Fortunately, it does seem that things are changing for the better and some tertiary institutions are finding themselves driven towards producing graduates more fully prepared for the workplace. This needs to grow, and tertiary institutions and corporates need to create dialogue and communicate on workplace skills and experience. Education, therefore, needs to ensure that it is meeting the needs of its ultimate objective, the employer, and this can only happen if there’s more dialogue between colleges, universities, and employers in general. Boston has found that the best way to encourage this is by increased interaction and placement of students into internships and workplace opportunities as part of their course or degree requirements,” says Rabson.

Graduates also need to be properly matched to businesses in ways that focus on business needs. Taking more care in the placement of learners into the correct career, and then the placement of graduates into internships or work-experience opportunities, whether at corporate, government or SME level, will see a huge improvement in the success of workplace skills development. For this reason, Boston has offered the Career Compass, an assessment of one’s interests and attitude, free, for over 20 years. “Matching your education to your passion is one of the greatest instruments for academic and professional success,” says Rabson.

Boston City Campus & Business College, for example, has for years now directly taken on this challenge faced by students. “Yes, getting the necessary qualification is important, but acquiring hands-on experience and skills to help further one’s business knowledge and one’s understanding of workplace culture is as important.  That’s why Boston has a recruitment office with a full-time manager. Through this office, students get the opportunity to interview for positions and apply, and often secure an internship or employment. Whilst internships can lead to permanent employment, the overall experience gives learners the chance to spruce up their CV’s and build experience in a real-world working environment,” says Rabson.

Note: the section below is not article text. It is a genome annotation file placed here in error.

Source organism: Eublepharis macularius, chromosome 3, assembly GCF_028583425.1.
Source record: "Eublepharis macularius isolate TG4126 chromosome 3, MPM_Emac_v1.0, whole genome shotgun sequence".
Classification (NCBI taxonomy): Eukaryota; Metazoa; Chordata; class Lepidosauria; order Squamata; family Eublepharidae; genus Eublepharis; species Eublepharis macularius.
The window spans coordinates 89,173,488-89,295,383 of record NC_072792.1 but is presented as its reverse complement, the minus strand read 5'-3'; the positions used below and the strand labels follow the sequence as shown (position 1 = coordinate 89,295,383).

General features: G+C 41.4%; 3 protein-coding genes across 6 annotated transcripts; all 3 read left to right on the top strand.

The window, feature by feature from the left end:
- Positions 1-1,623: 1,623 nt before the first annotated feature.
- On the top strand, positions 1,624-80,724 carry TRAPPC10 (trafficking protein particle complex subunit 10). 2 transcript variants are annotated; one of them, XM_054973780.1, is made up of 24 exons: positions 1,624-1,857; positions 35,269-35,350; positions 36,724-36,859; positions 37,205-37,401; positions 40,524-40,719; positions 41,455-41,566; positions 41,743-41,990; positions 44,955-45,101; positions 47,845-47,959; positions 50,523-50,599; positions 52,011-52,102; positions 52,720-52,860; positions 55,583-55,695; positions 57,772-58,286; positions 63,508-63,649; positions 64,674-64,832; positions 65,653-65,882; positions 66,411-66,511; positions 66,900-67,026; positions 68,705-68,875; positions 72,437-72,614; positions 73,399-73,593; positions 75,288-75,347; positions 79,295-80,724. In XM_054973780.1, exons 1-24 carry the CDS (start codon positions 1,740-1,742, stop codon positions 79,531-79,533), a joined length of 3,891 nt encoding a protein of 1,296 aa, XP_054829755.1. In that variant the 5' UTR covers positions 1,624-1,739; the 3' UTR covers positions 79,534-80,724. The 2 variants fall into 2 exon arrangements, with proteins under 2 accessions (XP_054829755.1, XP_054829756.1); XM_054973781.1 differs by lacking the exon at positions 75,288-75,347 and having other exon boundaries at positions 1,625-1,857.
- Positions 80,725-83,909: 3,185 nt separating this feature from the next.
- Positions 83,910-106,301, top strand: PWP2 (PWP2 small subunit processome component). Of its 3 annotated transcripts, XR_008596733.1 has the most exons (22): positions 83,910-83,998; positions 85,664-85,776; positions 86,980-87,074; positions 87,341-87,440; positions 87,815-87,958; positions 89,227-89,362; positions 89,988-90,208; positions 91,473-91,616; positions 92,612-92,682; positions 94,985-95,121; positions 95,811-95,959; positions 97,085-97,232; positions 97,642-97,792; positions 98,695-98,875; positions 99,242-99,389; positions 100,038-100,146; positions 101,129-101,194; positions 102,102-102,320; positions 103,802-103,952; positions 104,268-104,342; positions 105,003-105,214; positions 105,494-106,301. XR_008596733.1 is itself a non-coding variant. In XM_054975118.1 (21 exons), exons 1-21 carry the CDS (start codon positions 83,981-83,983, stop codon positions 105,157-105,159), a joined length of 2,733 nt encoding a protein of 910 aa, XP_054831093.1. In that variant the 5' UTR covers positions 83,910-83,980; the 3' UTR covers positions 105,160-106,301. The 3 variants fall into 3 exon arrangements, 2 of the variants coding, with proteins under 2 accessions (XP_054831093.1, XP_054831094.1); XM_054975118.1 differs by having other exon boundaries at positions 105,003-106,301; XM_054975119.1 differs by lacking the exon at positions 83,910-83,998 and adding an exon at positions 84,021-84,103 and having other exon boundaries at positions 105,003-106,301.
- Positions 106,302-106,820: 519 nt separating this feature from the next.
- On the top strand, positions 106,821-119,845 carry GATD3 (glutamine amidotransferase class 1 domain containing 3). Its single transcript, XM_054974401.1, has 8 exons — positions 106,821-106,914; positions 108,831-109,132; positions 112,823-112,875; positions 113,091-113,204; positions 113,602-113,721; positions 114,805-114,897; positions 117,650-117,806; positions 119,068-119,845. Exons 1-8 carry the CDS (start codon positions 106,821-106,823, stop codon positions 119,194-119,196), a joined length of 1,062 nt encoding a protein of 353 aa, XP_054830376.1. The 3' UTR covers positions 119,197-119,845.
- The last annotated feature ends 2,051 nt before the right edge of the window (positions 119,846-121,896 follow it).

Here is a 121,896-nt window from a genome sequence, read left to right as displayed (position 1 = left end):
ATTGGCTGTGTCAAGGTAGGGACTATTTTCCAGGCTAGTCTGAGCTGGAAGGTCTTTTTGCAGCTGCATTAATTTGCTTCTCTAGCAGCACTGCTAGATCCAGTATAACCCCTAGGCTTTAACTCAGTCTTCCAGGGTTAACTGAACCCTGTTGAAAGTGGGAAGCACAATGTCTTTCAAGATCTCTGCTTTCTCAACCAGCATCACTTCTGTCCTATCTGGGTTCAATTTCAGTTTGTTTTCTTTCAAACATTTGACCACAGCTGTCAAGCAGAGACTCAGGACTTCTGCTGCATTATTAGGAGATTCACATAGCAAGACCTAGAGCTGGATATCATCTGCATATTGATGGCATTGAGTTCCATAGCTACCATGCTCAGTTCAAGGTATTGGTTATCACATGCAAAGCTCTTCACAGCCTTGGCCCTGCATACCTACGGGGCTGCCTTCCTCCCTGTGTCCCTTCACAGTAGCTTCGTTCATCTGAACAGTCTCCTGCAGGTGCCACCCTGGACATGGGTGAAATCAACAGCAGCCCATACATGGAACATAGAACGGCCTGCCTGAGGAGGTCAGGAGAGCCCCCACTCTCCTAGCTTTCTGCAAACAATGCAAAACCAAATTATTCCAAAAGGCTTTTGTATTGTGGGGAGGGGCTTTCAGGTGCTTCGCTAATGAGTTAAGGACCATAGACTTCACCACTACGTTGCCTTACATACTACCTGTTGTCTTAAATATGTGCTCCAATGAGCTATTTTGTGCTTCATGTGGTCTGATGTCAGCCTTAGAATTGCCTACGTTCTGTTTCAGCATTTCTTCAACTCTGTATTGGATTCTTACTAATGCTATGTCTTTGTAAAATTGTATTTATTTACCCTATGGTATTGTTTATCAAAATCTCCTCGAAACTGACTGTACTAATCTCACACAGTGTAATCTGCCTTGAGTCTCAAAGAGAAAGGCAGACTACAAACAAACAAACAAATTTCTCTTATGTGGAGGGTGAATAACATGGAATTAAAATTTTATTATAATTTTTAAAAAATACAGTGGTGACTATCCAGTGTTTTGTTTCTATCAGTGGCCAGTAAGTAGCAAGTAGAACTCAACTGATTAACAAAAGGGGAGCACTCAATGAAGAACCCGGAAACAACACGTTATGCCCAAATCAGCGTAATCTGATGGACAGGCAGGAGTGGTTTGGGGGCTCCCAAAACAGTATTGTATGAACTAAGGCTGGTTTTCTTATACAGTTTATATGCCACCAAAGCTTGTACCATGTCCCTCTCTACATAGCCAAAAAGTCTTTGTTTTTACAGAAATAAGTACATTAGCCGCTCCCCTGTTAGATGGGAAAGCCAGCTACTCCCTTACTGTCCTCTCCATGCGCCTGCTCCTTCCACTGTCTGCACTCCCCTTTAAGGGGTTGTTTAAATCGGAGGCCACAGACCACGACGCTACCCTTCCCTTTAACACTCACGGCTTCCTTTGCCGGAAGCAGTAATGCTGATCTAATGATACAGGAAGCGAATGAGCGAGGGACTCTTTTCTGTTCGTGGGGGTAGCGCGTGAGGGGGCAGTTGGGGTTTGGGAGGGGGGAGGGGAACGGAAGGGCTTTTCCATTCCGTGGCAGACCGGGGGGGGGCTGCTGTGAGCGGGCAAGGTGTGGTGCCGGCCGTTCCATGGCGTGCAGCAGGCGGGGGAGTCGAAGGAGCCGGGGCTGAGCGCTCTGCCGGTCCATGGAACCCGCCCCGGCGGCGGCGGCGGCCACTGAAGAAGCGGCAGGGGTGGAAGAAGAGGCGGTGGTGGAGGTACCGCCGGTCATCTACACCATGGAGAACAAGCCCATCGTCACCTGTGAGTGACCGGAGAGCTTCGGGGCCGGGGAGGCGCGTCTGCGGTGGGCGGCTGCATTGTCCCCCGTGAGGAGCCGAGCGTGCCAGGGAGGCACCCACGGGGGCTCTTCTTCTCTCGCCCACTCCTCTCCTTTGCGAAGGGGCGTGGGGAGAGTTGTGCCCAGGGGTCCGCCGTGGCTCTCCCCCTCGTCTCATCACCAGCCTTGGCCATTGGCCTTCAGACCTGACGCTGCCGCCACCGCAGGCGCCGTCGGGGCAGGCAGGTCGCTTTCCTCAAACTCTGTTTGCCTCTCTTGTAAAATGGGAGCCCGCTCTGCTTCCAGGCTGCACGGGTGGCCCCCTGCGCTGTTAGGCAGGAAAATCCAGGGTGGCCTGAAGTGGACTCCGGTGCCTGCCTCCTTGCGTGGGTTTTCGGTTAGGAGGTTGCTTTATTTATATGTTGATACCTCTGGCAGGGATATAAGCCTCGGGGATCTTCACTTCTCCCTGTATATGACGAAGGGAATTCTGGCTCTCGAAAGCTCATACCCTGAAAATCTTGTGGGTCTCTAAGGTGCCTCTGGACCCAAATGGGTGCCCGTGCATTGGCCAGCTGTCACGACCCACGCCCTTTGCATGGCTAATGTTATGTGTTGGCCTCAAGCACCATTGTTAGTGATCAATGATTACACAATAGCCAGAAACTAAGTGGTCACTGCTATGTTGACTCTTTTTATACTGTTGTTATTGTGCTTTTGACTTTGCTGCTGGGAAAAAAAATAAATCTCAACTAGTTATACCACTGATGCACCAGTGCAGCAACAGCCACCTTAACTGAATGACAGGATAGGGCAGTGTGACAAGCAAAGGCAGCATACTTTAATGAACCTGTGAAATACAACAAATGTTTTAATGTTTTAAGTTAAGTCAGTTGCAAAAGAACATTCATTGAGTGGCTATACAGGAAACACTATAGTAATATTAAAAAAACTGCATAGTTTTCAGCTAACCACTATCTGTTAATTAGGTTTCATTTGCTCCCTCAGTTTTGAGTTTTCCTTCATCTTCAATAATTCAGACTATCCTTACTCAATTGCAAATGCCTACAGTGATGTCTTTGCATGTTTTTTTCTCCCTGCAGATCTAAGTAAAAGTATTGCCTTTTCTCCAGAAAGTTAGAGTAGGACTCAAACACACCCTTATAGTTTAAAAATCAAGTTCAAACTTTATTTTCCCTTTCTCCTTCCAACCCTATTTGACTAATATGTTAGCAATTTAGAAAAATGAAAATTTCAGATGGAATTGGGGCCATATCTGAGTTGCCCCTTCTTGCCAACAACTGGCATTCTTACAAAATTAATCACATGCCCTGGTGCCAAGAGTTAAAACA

Boston has also launched the unique Graduate+ programme. This gives learners the confidence that their future is secure with the institution behind them. Those who opt into this programme, and meet the requirements, will be offered one of three options on graduating if they do not manage to secure employment within 6 months. These include assistance in finding employment, a postgraduate diploma for free, or a cash incentive that will support you will you continue to seek employment.

Call Boston on 011 551 2000 or email Follow us on Facebook for continued education updates.

The Middle Path: Between the Comfort and the Snap Zone

The Middle Path: Between the Comfort and the Snap Zone

The truth of breakthroughs and lucky breaks is that they are grown, like a crop:  Planted, cultivated and ultimately harvested. (Jeff Olsen).

“While ‘achievers’ in different areas from academics to career, sport, and business may appear to have overnight success, the truth is their success is most often based on the cumulative impact of continuous effort which pushes them just outside their comfort zone,”.

On the other hand, setting impossible goals can result in underachievement or burnout from pushing too hard.  Brian Johnson calls this the snap zone. Mindfulness and performance expert, George Mumford talks about the middle path – the area between the comfort and discomfort zone.

Want to learn more? Click here to listen to Dr. Linda Meyer, educational and career expert.